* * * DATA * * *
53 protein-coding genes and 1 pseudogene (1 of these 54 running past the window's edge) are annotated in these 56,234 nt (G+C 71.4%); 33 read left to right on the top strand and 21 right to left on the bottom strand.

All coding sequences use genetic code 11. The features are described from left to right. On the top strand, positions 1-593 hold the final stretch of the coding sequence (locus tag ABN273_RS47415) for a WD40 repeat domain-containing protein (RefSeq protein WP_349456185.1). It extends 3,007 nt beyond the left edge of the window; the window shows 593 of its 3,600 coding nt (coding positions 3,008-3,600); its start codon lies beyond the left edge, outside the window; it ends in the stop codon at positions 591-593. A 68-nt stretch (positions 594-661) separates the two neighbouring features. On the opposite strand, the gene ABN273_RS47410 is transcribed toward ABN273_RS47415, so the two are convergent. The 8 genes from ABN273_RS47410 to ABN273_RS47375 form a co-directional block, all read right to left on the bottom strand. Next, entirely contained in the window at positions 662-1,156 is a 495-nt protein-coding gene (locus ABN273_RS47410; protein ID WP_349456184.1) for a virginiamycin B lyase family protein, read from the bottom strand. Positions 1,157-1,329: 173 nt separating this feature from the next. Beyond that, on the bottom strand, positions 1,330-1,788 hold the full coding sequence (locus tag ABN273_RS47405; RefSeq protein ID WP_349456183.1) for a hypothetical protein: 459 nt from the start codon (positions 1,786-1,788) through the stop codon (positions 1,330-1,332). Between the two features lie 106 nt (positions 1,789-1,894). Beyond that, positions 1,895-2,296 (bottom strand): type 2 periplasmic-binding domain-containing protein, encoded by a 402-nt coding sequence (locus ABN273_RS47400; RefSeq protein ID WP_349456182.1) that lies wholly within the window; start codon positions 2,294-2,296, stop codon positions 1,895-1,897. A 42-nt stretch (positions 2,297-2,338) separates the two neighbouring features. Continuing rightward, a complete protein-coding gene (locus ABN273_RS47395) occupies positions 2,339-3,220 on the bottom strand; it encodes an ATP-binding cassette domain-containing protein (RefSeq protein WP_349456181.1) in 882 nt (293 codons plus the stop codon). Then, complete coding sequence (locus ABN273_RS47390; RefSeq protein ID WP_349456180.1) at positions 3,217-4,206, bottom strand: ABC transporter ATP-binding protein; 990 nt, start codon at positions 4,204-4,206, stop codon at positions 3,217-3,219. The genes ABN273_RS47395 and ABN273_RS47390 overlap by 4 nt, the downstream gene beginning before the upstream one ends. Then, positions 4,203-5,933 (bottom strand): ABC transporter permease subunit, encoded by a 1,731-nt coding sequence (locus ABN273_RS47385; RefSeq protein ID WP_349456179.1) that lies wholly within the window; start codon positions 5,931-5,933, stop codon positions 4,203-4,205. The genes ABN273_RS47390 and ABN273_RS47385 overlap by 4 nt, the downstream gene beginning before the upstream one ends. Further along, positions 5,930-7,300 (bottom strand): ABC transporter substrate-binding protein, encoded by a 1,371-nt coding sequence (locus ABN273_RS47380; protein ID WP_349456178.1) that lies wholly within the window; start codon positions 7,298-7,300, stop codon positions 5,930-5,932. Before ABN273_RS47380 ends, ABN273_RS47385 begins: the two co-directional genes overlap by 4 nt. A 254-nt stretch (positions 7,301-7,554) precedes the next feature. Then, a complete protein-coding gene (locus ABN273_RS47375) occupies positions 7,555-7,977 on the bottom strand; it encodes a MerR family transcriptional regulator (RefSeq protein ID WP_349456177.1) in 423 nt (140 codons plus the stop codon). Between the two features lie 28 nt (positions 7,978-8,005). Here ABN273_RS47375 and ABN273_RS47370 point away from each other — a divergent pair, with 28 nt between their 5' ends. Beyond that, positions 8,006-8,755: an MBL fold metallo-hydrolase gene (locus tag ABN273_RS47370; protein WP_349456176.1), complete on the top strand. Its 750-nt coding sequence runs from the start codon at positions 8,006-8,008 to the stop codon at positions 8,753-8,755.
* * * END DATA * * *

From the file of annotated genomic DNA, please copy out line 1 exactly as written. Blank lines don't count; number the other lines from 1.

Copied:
53 protein-coding genes and 1 pseudogene (1 of these 54 running past the window's edge) are annotated in these 56,234 nt (G+C 71.4%); 33 read left to right on the top strand and 21 right to left on the bottom strand.